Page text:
[EDITORIALS]No leaders, no growth

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[EDITORIALS]No leaders, no growth

Samsung Group has decided to invest 47 trillion won ($44.8 billion) in research and development over the next five years. The amount is equivalent to double the investments the conglomerate has made for the past five years. The group also came out with a blueprint for doubling the current level of sales revenue and profits by 2010.
Announcing its management initiatives for the future with a major focus on technologies, Samsung said it would be “devoted to innovative research and development activities to survive in the global competition of the 21st century.”
The Korean economy has been suffering from enervation for a long time. Many people have been looking forward to growth, but facilities investment and potential growth rates have gone down, not up. In addition, a negative investment psychology is making it harder for the economy to recover. The government, the ruling party and local businesses have criticized each other; large conglomerates blamed government regulations, while the government and the party in power argued that the lagging economy came from the conglomerates’ sabotage.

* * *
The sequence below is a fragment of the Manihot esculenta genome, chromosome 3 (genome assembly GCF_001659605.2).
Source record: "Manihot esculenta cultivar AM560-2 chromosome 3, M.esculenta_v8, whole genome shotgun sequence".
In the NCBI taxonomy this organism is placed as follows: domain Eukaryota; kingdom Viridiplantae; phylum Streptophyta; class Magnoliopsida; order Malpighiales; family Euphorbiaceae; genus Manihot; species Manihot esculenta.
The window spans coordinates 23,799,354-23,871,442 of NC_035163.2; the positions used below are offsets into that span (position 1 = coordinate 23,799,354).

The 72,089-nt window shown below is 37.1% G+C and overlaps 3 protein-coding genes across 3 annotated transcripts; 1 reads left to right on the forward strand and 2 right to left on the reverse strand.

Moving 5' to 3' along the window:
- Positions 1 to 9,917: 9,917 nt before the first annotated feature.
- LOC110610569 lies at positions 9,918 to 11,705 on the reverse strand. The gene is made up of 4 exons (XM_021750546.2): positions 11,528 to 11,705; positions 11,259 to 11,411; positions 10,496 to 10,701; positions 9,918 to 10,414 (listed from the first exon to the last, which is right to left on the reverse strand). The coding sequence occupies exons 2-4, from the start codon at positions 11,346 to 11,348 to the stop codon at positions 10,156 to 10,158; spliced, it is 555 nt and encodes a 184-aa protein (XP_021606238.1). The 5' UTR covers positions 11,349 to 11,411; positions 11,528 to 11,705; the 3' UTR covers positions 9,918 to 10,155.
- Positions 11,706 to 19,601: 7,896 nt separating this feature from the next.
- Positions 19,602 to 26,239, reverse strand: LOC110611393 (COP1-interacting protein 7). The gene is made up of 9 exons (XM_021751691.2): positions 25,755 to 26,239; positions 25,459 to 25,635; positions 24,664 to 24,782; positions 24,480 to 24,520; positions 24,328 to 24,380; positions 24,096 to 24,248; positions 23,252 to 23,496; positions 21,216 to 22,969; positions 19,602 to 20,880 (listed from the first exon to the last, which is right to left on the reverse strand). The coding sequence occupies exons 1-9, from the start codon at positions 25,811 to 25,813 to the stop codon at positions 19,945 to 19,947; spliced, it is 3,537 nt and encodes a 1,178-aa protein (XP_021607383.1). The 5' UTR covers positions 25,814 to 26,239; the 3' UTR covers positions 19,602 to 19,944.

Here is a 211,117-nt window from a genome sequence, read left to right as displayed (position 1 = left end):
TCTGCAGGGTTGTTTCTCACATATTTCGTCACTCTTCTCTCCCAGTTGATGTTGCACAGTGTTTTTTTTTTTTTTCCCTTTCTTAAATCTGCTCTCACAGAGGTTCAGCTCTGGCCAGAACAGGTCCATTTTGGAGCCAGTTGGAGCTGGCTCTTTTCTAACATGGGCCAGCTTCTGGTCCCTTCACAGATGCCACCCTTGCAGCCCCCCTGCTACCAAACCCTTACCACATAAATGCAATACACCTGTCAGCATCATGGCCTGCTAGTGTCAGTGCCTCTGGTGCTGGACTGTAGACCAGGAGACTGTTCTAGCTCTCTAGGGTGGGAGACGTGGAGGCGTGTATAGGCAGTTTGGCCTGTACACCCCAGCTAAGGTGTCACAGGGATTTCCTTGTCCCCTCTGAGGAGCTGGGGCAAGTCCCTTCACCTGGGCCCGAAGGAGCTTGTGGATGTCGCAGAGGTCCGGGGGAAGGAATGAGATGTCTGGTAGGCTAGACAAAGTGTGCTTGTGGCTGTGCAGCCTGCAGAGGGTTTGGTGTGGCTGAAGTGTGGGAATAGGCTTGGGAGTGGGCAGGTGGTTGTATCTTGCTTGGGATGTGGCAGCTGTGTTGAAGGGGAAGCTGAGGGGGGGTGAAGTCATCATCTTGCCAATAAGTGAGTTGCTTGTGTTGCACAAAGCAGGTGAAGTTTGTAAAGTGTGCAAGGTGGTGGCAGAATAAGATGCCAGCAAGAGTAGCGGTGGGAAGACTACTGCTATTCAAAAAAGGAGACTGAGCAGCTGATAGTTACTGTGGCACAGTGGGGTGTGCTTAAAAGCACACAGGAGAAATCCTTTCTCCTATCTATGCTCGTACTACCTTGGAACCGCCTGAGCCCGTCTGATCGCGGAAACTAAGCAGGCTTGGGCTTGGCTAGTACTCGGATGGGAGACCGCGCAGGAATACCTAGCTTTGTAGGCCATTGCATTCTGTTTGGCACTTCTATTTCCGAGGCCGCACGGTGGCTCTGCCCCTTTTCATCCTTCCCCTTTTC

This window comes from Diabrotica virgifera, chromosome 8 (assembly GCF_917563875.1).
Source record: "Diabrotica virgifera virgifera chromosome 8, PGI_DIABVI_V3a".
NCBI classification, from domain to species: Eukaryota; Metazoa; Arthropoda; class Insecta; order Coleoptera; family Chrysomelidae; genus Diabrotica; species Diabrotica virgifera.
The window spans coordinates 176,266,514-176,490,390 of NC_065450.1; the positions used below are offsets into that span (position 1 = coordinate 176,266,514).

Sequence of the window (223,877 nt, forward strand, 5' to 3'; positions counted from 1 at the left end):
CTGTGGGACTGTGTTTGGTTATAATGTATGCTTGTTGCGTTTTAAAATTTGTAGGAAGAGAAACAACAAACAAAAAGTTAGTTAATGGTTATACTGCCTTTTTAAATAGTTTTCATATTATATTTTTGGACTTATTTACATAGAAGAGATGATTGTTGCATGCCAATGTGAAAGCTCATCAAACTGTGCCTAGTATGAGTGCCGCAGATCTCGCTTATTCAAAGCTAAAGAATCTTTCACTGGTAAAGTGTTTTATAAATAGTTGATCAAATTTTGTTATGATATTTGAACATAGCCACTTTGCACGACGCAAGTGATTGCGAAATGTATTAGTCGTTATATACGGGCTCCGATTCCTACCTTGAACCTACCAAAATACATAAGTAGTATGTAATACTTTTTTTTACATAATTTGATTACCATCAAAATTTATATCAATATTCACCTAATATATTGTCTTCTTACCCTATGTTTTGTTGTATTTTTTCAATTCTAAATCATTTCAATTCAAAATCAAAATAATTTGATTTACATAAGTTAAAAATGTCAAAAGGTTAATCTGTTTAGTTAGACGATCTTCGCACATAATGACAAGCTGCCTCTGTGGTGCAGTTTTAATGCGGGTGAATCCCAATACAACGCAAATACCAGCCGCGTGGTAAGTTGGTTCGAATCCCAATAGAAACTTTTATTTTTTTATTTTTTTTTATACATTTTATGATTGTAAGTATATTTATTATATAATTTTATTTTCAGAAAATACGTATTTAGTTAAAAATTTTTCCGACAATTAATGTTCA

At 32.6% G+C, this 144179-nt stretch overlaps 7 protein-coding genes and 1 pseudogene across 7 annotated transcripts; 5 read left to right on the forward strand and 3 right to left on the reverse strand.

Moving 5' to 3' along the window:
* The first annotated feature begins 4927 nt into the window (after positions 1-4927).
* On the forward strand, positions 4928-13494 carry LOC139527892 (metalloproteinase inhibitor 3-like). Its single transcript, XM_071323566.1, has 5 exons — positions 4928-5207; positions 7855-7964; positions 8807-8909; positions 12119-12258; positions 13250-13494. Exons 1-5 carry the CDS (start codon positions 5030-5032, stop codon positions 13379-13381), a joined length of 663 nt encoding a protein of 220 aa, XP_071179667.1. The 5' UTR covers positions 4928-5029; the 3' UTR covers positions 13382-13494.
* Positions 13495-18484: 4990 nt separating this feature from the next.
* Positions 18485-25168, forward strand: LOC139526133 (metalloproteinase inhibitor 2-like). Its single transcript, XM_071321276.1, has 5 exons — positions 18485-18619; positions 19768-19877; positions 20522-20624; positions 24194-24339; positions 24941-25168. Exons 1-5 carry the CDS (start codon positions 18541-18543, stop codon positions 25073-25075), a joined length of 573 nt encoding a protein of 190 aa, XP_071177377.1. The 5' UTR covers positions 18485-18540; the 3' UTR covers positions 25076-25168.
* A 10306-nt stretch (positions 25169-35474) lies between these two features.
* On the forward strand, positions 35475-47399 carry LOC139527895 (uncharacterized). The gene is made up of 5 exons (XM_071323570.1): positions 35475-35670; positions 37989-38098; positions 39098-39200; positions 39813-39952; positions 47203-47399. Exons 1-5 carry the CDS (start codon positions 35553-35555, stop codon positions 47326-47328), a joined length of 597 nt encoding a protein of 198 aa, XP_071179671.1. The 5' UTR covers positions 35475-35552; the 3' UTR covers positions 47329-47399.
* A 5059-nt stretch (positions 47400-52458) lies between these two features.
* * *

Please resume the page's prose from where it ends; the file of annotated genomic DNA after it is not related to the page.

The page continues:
We see no future for our economy unless the potential growth rate and production capacity are stepped up. The major focus should be expanding facility investment. We have observed clumsy defenders of wealth distribution disrupting the nation’s economy over the past several years. An economy staying still actually means it is lagging behind in the fierce international competition. Not even survival is guaranteed in this competition without innovative technology development and massive investment. The conglomerate has volunteered to serve as a front-runner in technology innovation.
Samsung’s plan to post 27 trillion won in sales and 30 trillion won in pretax profit is not to be achieved solely by its willpower. The goal will be met only when the company ranks among the top three electronics makers in the world. Samsung will also have to win in a head-on rivalry with global brands such as GE, IBM, Intel, Microsoft and Nokia. Cutting-edge core technologies, excellent human resources and world-class management will be required.
Korea has been called the “Republic of Samsung” by some critics. Those critics may find fault with its newest initiative as well. But for the nation to become first-class, it should have many first-class companies. Not many advanced countries could have made their economic achievements without hosting the world’s leading companies.
We hope that the new challenges that Samsung is facing will revitalize the nation’s economy and usher in a new era of an advanced economy.
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